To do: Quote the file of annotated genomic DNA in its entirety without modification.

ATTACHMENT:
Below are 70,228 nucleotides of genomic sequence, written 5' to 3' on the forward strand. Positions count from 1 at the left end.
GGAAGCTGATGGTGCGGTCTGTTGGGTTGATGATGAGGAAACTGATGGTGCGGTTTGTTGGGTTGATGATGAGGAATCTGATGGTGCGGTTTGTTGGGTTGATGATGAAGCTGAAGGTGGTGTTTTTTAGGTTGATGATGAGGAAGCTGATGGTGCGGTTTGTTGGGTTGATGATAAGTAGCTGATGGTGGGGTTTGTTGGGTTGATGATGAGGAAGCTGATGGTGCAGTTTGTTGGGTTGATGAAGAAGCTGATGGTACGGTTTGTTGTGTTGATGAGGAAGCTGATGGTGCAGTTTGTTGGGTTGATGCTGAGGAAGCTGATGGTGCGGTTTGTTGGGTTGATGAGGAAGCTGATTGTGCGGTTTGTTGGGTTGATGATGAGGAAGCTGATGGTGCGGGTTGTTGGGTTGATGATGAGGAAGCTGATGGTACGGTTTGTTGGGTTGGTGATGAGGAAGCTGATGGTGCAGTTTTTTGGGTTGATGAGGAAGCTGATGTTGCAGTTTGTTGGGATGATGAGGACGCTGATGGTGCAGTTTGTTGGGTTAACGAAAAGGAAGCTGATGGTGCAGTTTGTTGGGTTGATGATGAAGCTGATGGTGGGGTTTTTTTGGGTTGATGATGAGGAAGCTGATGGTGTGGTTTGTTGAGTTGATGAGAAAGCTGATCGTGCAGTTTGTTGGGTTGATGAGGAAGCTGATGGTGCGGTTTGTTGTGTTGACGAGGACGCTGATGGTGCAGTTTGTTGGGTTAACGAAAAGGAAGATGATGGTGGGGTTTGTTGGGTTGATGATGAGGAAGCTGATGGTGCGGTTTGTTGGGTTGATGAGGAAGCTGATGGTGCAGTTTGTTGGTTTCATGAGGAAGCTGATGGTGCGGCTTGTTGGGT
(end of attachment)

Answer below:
Below are 70,228 nucleotides of genomic sequence, written 5' to 3' on the forward strand. Positions count from 1 at the left end.
GGAAGCTGATGGTGCGGTCTGTTGGGTTGATGATGAGGAAACTGATGGTGCGGTTTGTTGGGTTGATGATGAGGAATCTGATGGTGCGGTTTGTTGGGTTGATGATGAAGCTGAAGGTGGTGTTTTTTAGGTTGATGATGAGGAAGCTGATGGTGCGGTTTGTTGGGTTGATGATAAGTAGCTGATGGTGGGGTTTGTTGGGTTGATGATGAGGAAGCTGATGGTGCAGTTTGTTGGGTTGATGAAGAAGCTGATGGTACGGTTTGTTGTGTTGATGAGGAAGCTGATGGTGCAGTTTGTTGGGTTGATGCTGAGGAAGCTGATGGTGCGGTTTGTTGGGTTGATGAGGAAGCTGATTGTGCGGTTTGTTGGGTTGATGATGAGGAAGCTGATGGTGCGGGTTGTTGGGTTGATGATGAGGAAGCTGATGGTACGGTTTGTTGGGTTGGTGATGAGGAAGCTGATGGTGCAGTTTTTTGGGTTGATGAGGAAGCTGATGTTGCAGTTTGTTGGGATGATGAGGACGCTGATGGTGCAGTTTGTTGGGTTAACGAAAAGGAAGCTGATGGTGCAGTTTGTTGGGTTGATGATGAAGCTGATGGTGGGGTTTTTTTGGGTTGATGATGAGGAAGCTGATGGTGTGGTTTGTTGAGTTGATGAGAAAGCTGATCGTGCAGTTTGTTGGGTTGATGAGGAAGCTGATGGTGCGGTTTGTTGTGTTGACGAGGACGCTGATGGTGCAGTTTGTTGGGTTAACGAAAAGGAAGATGATGGTGGGGTTTGTTGGGTTGATGATGAGGAAGCTGATGGTGCGGTTTGTTGGGTTGATGAGGAAGCTGATGGTGCAGTTTGTTGGTTTCATGAGGAAGCTGATGGTGCGGCTTGTTGGGT